Men deep in Guiana, imprisoned in the harshest of prisons, presumably the infamous Devil’s Island. This initial location is never expressly identified, and in truth it probably matters not in the end result which is 1940’s Strange Cargo.
1940 must have been a pretty heady year for Hollywood, coming off what was doubtless perhaps the best year in cinematic history, 1939. Surely the expectations for 1940 were high. And there is not overwhelming reason why I dragged out Strange Cargo to watch over the Thanksgiving holiday.
It sports a tremendous cast, including Clark Gable (fresh off his Gone with the Wind success), Joan Crawford, Ian Hunter, Peter Lorre, and Paul Lukas. Stalwart director Frank Borzage, with over a hundred eventual directorial credits to his name- and the first Academy Award for Best Director, helms the picture, and does a admirable job with some rather unique material.
Of the above mentioned cast, all but Lorre play assorted convicts who ultimately attempt their escape. None of them are indifferent criminals decrying their innocence, rather for the most part their guilt is accepted. Gable is Verne, a thief. Crawford is Julie, who is most probably a prostitute, although this is never explicitly said. Lukas is a man who has murdered by poison numerous wives.
The night before they make their break a new prisoner, Cambreau- played by Ian Hunter, appears seemingly from nowhere. The others seem not to know who he is and his crimes are never really explained. He buys his way into the escape.
Just to complete the cast I called out above, Peter Lorre is masterfully slimy as Monsieur Pig, a swarthy greasy little man who would obviously sell his own mother for a quarter. He helps the prisoners a bit, but only because Julie (Crawford) is among them. It is hard to tell which is greater, his yearnings for financial gain or those for Julie herself.
Via many nefarious means our group of beleaguered souls makes their way to the beach and a waiting boat by which to make their escape to the mainland, which a few hardy survivors finally reach at journey’s end. Along the way Cambreau become’s completely Christ-like, finding the band food when hungry, and bringing them peace as the weaker ones slowly succumb to starvation.
Much of the film feels a bit like Papillon, and still more feels a bit like Lifeboat, as much of the action happens on the boat. Without overkill, the spirituality of the film becomes strongest while at sea. It is unsurprising that the one prisoner who shows no impact from Cambreau is the murderer and atheist Hessler, played by Paul Lukas. Hessler is often downright condescending in his speech to Cambreau and as they talk they are the ones who agree they will never meet again after the ordeal of the escape, in a clear allusion to the afterlife, of lack thereof, depending on your fancy.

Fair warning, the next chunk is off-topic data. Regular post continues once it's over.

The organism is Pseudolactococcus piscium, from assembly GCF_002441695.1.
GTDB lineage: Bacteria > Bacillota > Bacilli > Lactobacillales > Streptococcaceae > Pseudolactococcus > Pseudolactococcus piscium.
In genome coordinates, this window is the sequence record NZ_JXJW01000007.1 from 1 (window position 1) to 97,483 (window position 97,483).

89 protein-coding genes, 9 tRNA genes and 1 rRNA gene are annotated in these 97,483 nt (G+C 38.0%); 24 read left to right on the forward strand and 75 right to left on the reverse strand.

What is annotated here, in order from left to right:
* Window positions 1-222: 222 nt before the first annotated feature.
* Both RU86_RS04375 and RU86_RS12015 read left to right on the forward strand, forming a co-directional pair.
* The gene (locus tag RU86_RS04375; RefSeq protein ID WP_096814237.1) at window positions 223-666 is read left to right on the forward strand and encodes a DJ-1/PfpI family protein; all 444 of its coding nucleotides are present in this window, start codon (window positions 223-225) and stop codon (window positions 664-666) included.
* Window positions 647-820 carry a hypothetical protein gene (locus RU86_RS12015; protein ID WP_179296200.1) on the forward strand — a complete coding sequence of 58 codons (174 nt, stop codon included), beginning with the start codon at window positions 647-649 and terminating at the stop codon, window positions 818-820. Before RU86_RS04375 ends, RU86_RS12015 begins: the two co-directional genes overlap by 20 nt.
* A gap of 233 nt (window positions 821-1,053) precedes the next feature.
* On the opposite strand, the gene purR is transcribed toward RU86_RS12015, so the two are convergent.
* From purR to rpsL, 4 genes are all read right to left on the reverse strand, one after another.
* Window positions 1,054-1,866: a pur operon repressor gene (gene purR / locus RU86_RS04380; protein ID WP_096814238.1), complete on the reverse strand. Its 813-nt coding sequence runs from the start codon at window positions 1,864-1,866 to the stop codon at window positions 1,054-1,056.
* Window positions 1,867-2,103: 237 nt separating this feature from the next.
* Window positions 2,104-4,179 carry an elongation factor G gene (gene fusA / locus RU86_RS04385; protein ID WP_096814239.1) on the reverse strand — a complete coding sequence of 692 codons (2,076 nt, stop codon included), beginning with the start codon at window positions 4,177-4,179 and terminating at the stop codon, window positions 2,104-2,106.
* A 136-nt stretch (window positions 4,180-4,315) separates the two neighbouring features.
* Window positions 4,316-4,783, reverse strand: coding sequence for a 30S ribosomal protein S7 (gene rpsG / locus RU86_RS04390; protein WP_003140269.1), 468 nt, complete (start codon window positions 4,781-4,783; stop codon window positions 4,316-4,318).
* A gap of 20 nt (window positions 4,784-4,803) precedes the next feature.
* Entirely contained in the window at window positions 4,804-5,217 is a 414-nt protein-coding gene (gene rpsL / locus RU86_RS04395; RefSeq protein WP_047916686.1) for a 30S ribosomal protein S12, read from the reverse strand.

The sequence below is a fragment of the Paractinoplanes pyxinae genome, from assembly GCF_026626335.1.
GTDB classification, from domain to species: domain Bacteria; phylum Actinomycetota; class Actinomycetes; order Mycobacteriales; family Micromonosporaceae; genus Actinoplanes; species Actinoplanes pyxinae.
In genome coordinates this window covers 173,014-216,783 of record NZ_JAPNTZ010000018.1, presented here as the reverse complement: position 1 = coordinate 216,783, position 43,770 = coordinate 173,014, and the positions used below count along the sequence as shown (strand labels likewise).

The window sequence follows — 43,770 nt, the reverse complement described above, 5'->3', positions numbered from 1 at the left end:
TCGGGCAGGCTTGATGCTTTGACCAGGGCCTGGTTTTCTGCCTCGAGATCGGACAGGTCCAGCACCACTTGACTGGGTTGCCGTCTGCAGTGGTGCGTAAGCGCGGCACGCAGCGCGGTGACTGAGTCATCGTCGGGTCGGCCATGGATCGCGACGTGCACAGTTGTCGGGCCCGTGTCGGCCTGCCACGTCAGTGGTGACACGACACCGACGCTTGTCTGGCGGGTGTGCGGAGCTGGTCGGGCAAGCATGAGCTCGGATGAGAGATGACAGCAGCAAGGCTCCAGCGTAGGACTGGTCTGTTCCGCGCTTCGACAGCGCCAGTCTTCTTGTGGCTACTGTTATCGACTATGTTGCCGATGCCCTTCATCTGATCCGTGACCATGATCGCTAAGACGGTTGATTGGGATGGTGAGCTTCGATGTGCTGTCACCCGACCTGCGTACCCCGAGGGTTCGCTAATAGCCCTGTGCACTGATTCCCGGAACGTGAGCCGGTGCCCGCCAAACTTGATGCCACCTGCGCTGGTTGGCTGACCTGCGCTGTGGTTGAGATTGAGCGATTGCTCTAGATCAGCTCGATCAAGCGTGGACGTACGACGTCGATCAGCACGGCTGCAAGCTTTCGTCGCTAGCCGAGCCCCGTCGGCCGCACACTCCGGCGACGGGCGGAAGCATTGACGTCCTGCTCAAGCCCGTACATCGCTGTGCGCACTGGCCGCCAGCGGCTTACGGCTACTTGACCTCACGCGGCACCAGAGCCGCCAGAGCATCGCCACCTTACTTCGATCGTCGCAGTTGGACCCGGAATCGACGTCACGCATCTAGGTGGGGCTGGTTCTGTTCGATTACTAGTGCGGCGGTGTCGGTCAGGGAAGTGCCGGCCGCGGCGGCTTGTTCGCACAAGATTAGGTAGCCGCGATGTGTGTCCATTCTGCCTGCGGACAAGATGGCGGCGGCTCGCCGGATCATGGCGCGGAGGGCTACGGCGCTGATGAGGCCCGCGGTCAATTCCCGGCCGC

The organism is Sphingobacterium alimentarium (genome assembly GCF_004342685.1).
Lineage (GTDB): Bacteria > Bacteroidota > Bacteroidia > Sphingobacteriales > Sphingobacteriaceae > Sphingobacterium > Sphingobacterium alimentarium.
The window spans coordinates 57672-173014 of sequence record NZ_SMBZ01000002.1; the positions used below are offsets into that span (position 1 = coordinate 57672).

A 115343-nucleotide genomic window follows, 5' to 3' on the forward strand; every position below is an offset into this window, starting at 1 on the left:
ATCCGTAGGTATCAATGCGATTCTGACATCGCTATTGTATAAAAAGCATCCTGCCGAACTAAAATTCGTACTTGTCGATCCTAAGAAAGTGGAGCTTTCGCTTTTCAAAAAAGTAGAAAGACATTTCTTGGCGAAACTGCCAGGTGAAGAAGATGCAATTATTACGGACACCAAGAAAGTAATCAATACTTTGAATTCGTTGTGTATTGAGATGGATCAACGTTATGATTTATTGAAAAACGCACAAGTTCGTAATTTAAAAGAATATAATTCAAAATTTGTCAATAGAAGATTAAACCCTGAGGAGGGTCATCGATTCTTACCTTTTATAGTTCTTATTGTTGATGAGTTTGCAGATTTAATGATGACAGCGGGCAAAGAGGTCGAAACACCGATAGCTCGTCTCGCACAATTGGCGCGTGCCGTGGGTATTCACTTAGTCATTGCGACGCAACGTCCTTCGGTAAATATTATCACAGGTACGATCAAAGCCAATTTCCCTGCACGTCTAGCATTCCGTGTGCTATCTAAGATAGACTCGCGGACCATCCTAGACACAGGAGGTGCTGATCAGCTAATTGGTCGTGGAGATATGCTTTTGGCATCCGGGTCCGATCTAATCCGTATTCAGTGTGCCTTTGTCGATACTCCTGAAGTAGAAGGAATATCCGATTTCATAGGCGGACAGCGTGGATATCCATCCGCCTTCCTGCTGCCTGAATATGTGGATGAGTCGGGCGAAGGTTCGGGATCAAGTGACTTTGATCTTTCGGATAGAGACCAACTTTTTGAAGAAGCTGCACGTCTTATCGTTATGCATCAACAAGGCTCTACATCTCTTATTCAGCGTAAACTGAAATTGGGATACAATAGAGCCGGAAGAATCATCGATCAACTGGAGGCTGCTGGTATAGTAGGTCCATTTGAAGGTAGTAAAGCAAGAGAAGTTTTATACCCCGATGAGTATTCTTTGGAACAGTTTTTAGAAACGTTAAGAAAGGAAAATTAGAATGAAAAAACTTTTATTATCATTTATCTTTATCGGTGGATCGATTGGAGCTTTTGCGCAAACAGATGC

Strange Cargo is an odd film in that, although surely a product of the studio system- who were not especially known for taking chances- it does in fact take several. Some of the scriptural readings in the film were taking as blasphemy at the time, which resulted in somewhat reduced bookings for the picture at the time of release. Perhaps it takes a few too many chances, and for my money never quite realizes what it wants to be. It starts as a gritty prison escape film, then a symbolic theme of religious reawakening, with the final gasp of justice as Verne (Gable) returns to prison to serve out his sentence before marrying Julie.
There is the obligatory romance as well between our two leads. Crawford and Gable are paired here in their eighth and final pairing. It was the end of one of the most famous of all early on-screen duos. Crawford as always for her pairings with Gable, receives top billing although it is really Gable’s picture.
As I mentioned earlier, Gable was fresh off GWTW and at his peak. Crawford, on the other hand, was on a bit of a slide in her career. Personally I found Lukas’ performance the strongest, although all are very good. Lorre, although performing well, seems to have a completely irrelevant character. I found him a bit of a distraction from the remainder of the film.
Strange Cargo hits TCM with some frequency and is available on DVD, but only as part of The Joan Crawford Collection, Volume 2. It’s the strongest of the other four films included- those being A Woman’s Face, Flamingo Road, Sadie McKee, and Torch Song. The film looks pretty good in this release, though no frame by frame restoration was utilized.
Strange Cargo is a good film, but not a great one. Perhaps look on it as a precursor of some of the films later which used the same themes but perhaps in different ways.